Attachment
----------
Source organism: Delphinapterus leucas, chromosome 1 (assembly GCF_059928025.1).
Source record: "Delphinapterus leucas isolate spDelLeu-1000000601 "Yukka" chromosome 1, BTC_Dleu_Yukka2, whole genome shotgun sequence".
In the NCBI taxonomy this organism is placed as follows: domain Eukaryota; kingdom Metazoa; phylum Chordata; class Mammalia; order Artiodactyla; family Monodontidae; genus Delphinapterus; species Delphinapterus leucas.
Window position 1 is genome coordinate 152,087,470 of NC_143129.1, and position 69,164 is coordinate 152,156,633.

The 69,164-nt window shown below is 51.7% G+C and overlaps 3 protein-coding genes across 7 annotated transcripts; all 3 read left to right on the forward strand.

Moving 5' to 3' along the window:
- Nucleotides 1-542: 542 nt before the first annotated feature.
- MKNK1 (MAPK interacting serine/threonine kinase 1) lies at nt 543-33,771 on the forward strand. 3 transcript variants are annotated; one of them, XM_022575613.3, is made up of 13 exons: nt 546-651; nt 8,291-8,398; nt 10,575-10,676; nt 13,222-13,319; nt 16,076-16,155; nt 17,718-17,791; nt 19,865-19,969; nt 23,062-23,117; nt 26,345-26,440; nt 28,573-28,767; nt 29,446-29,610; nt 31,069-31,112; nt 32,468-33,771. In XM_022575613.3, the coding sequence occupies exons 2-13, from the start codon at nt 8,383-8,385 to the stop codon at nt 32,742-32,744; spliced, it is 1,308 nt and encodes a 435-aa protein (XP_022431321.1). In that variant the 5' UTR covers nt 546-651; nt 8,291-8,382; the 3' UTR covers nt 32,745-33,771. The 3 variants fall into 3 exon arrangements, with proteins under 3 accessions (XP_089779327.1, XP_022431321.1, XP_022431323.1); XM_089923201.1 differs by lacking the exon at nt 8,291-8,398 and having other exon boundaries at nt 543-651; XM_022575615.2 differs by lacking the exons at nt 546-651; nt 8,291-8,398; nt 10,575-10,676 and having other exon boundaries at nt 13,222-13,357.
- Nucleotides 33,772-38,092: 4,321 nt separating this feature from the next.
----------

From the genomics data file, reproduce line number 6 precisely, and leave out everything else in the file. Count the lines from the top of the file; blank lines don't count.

Moving 5' to 3' along the window: